Hi ridergirl, thankyou so much for that, it helps me a lot! I will also answer them here for you ;)
Ok, your first question about starting out in pencil, yep ;) I work in a fairly soft lead before I start any piece, marking in the stand out shapes and highlights of the subject on the paper. From there, I will begin blocking in the underlying colours of the subject and work from there. You will end up covering all traces of pencil in the end.
As for where the shading and detail goes without a reference photograph, it is all about studying your subject. Say you're drawing a horse, try to look at as many horse photo's as you can and really study how the muscles and bones are structured. You eventually become some familiar with the basic structures and muscle layouts that you can improvise from your mind into the drawing. I draw primarily from a photograph due to my line of work, but often I am sent very bad quality images that do not show much detail at all, or one of the animal's eyes is in total shadow thus removing all trace of detail. To combat this, it is as I said above, all about studying the subject and working it out on your own, until you can take a step back, look at your drawing and be happy with the proportions. Compare it to a photograph of a horse that is in a similar stance to the horse you have drawn to help you determine whether you have your proportions correct.
Making the picture look real... hmm tough. LOTS of practice, I can't stress how much practice you must put in to get enough detail to make a portrait look lifelike. The eyes are the most vital part of drawing an animal, as the eyes are the window's to the soul. If they eyes are correct, the rest will follow. I like to draw in each individual hair of the animal, layering the media (pastel more so, but I also apply up to 20 layers of graphite to get to the depth I want) to create a sense of depth. Kayhmk mentioned about, about tonal values. You want to work with all tonal values from 1-10 in a drawing and also spread them throughout the piece, so make small area's of the eye black, then add black to small sections of the nostrils, ears and under the jaw. You also want whites in a drawing to give highlights, often whites are shown next to blacks to give the greatest sense of depth. Do not be afraid of dark tones, they give the portrait a sense of realism, if you stay within tones of 3-8 as I see many people do, the drawing will look flat and not 'pop' how you want it to.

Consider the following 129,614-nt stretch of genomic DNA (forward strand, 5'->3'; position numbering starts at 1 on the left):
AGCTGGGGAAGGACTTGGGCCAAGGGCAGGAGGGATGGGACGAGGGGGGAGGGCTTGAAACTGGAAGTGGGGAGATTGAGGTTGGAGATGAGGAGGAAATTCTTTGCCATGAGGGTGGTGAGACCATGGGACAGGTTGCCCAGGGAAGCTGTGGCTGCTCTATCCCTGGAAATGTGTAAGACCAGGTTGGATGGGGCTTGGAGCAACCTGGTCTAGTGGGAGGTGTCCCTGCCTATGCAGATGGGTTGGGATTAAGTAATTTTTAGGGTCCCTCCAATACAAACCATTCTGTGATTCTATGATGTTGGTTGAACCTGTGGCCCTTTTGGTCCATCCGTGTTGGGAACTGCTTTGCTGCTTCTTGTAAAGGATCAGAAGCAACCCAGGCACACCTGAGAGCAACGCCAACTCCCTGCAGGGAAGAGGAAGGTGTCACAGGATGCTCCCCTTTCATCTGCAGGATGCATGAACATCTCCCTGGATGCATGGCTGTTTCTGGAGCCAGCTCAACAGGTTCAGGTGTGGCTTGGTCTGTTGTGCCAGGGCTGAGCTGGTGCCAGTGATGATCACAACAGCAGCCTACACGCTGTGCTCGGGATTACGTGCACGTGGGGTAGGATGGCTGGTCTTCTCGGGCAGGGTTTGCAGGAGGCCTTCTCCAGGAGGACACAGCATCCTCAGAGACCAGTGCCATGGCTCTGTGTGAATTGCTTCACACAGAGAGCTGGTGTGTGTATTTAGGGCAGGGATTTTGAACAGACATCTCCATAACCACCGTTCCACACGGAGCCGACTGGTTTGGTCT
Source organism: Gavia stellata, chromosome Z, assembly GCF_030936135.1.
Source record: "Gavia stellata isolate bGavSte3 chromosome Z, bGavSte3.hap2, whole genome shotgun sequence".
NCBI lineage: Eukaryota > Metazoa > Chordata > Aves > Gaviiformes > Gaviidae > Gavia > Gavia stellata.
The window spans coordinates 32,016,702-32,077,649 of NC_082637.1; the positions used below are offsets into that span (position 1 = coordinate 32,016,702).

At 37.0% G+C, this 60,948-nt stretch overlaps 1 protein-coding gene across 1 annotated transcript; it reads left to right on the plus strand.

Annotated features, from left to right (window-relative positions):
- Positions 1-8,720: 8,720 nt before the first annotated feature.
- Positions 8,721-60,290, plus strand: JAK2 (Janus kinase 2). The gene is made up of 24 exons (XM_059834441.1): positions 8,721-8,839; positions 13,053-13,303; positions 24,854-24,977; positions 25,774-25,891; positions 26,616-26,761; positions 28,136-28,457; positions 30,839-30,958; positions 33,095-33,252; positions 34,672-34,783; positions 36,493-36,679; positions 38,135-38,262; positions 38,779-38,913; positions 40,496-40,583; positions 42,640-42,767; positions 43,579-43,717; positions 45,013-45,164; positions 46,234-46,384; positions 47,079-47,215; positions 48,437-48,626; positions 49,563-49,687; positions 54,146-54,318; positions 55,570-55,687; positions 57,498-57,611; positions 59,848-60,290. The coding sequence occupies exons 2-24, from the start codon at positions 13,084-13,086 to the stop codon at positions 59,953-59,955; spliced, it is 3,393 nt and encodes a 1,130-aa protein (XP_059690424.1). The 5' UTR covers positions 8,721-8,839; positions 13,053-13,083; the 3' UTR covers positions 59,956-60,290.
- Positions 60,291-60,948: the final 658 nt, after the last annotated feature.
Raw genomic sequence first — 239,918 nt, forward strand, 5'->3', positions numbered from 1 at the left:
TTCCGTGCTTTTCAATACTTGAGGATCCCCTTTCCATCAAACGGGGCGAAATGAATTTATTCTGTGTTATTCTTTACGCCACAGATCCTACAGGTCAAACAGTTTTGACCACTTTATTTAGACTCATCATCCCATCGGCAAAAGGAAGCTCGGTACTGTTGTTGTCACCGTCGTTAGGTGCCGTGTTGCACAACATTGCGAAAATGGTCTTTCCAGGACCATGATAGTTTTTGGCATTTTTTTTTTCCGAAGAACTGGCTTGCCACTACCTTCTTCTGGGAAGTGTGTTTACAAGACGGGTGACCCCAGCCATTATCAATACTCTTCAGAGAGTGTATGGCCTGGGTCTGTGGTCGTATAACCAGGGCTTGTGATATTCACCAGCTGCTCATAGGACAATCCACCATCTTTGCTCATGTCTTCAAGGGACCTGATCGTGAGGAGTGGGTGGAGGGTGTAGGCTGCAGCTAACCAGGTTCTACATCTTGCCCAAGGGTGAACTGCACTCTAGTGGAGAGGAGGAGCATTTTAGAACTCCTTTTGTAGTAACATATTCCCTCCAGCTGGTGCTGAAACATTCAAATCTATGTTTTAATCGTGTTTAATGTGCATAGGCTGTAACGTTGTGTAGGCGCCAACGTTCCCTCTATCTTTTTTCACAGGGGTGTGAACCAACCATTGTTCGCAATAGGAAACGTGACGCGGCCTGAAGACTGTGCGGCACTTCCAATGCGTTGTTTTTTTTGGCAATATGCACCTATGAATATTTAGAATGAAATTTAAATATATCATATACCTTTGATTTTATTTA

Ahh horses eyes, tricky things they are! I love drawing eyes of any description, but horses can be very difficult as often there is no striking detail in them. Find photo's of horses eyes zoomed up, and practice drawing them. Start by gettign the basic shape correct, then add small circles were each tone lies, so say the highlights from the camera flash, the dark pupils, the lighting along the edge of the eye etc. Then start to block the colours in.
It takes a alot of practice, and eyes are very tough as if you don't get them right, the entire portrait it ruined- or at least will not look anything like the individual animal. When drawing eyes, keep in mind that you are drawing windows to that animals soul. You want to capture it's emotion. If it looks excited, you can use sharper strokes and lots of highlights to give a 'glint' in the eye, and of course if the animal looks depressed, you can use softer strokes and deeper tones.